Master thesis idea: Environmental influences on call parameters in echolocating bats
Bats have sophisticated echolocation calls regarding their food acquisition. They emit echolocation calls to calculate their own position relative to their surroundings and to detect potential prey. These bat calls underlie different factors that distort them, i.e. atmospheric attenuation, which is mainly influenced by frequency, relative humidity and temperature. Nowadays, anthropogenic impacts change our world consistently through habitat fragmentation, wind energy turbines and the recently and controversy discussed climate change, thus, as a consequence thereof global warming. Climate change impacts the behavior of echolocating bats, while (.i.e.) changing their detection distance and detection volume through changing atmospheric attenuation.
My aim now is to examine in field research different bat species calling in different frequency ranges (i.e. Noctule Nyctalus noctula, ≤ 20 kHz; Common Pipistrelle Pipistrellus pipistrellus, ± 45 kHz; Soprano Pipistrelle Pipistrellus pygmaeus, ≥ 52 kHz; Brown long-eared Bat Plecotus auritus, 50-20 kHz / 75-52 kHz and Grey long-eared Bat Plecotus austriacus, 45-22 kHz / 65-45 kHz) to show that even under recent climate changes those species will show individual-based behavioural changes within a year (approximately April to December); thus, I am predicting these changes to find expression in higher source levels or lower frequencies. Moreover, I expect a greater effect in Common or Soprano Pipistrelle as they tend to cry at higher frequencies and, therefore, are more susceptible to atmospheric attenuation. Nonetheless, even the Noctule is predicted to show some compensation as higher detection distances are favorable in open space hunting above the canopy.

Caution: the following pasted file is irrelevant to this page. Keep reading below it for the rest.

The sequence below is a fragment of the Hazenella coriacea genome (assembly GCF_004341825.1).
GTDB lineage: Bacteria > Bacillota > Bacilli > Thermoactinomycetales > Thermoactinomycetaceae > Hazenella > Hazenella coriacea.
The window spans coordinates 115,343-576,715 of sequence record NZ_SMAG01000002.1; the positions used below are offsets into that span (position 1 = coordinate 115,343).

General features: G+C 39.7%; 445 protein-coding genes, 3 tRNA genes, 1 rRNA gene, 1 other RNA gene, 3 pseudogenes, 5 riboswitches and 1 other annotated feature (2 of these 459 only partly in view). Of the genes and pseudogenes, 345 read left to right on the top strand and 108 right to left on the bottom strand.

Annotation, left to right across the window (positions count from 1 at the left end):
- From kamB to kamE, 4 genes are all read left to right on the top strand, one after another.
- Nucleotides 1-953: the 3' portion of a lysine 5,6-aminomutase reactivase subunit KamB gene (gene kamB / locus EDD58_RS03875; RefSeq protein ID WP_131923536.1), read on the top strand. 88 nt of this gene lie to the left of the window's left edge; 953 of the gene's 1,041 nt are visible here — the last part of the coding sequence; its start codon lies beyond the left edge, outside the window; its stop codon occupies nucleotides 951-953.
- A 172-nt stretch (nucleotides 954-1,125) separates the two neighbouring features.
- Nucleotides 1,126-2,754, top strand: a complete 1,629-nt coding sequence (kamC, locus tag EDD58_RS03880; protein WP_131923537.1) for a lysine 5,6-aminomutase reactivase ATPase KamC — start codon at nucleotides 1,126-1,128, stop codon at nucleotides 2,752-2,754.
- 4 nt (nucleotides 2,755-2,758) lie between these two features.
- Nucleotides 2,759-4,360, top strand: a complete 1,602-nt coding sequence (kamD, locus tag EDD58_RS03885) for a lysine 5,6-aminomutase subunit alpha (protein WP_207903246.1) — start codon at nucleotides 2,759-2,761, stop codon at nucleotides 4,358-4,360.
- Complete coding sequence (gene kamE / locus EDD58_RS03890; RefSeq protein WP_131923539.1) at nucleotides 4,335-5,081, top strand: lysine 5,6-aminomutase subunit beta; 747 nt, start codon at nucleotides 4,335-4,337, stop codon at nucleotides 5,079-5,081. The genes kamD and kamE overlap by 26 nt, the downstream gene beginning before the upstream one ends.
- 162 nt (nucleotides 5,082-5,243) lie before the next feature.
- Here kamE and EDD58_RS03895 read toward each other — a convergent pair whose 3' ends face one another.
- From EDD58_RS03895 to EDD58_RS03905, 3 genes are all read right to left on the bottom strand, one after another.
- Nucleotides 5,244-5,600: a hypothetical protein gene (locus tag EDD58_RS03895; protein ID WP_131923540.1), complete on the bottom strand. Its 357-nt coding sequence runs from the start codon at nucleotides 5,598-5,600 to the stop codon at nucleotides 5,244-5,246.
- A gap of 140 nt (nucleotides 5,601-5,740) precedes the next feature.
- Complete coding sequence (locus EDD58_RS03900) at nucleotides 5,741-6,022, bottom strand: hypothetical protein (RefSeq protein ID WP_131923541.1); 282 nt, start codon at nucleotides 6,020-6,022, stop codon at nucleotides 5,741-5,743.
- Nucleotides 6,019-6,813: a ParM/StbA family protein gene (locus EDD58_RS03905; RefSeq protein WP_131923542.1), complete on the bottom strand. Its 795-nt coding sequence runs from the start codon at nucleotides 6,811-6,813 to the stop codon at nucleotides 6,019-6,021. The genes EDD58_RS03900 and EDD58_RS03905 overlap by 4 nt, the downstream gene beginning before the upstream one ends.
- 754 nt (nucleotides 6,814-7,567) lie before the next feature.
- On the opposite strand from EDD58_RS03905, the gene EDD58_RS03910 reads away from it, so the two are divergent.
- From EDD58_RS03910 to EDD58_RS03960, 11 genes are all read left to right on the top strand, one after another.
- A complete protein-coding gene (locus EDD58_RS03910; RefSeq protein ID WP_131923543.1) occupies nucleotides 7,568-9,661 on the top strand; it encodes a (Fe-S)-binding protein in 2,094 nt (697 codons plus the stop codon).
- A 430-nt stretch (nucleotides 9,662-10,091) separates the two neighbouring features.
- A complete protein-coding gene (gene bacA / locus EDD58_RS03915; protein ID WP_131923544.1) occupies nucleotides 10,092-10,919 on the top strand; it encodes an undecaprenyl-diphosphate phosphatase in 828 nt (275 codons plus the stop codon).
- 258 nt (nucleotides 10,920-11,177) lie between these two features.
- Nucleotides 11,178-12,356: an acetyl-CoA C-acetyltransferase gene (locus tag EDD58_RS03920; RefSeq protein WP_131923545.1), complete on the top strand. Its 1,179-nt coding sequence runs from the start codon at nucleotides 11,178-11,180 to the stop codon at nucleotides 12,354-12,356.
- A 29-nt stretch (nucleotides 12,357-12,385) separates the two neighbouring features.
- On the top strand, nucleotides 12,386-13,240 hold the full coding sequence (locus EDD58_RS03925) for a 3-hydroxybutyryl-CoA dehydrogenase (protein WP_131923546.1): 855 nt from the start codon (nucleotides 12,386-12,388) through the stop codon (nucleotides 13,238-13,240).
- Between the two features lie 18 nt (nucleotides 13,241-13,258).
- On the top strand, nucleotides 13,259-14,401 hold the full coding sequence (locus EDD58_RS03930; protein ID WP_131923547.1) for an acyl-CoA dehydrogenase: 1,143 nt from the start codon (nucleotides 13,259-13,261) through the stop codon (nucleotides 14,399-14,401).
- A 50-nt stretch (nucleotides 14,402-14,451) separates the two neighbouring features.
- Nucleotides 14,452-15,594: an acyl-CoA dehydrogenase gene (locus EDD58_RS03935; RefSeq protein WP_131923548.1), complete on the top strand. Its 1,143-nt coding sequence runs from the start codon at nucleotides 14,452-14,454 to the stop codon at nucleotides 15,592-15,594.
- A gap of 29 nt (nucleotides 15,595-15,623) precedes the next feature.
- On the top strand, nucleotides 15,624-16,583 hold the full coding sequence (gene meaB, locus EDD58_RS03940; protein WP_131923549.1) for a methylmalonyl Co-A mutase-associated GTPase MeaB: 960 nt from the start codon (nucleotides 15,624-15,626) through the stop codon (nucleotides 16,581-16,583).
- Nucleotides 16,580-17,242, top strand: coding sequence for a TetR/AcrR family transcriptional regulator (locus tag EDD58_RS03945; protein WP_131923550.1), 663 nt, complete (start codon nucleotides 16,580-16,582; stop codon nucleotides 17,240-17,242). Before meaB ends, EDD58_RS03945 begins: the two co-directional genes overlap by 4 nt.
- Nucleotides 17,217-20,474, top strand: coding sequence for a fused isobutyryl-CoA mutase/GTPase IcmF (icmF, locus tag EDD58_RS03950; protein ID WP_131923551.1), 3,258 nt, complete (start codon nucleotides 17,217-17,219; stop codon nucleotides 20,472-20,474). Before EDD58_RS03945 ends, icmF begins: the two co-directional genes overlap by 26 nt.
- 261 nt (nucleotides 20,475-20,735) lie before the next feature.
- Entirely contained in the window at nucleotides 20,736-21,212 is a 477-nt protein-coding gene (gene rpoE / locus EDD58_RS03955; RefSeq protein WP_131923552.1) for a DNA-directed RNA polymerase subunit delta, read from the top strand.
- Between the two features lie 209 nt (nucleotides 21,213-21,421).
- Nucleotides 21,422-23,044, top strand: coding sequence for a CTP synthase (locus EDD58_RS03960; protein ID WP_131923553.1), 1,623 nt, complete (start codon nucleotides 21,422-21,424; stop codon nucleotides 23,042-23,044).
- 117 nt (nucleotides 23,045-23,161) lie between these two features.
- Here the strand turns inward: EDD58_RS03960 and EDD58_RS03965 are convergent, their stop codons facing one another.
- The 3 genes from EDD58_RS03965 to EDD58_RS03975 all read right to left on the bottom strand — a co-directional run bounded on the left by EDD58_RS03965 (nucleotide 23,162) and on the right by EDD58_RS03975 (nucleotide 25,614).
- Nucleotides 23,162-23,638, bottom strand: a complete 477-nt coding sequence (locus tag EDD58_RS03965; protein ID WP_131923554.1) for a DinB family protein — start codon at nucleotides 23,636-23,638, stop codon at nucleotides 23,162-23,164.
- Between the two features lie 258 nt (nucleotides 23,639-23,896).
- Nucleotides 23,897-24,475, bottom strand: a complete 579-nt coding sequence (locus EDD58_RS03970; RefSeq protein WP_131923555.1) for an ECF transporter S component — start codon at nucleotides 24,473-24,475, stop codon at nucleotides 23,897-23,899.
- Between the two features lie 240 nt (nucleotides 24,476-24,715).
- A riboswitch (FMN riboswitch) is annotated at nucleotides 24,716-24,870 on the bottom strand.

My advisors are Mr. Dr. Holger R. Goerlitz (Max-Planck Institute for Ornithology in Seewiesen) and Ms. Prof. Dr. Marianne Vater (University of Potsdam).
Since 10/2015 MSc in Ecology, Evolution und Nature Conservation, University of Potsdam. master thesis (proposal): “Environmental/Atmospheric influences on call parameters in echolocating bats“
2014-2015 Law, Friedrich-Alexander University of Erlangen-Nürnberg. Without degree
2010-2014 BSc in Biology, Friedrich-Alexander University of Erlangen-Nürnberg. Bachelor thesis: “The human heart – weaknesses of life: heart diseases“
2010 Abitur, Hardenberg-Gymnasium in Fürth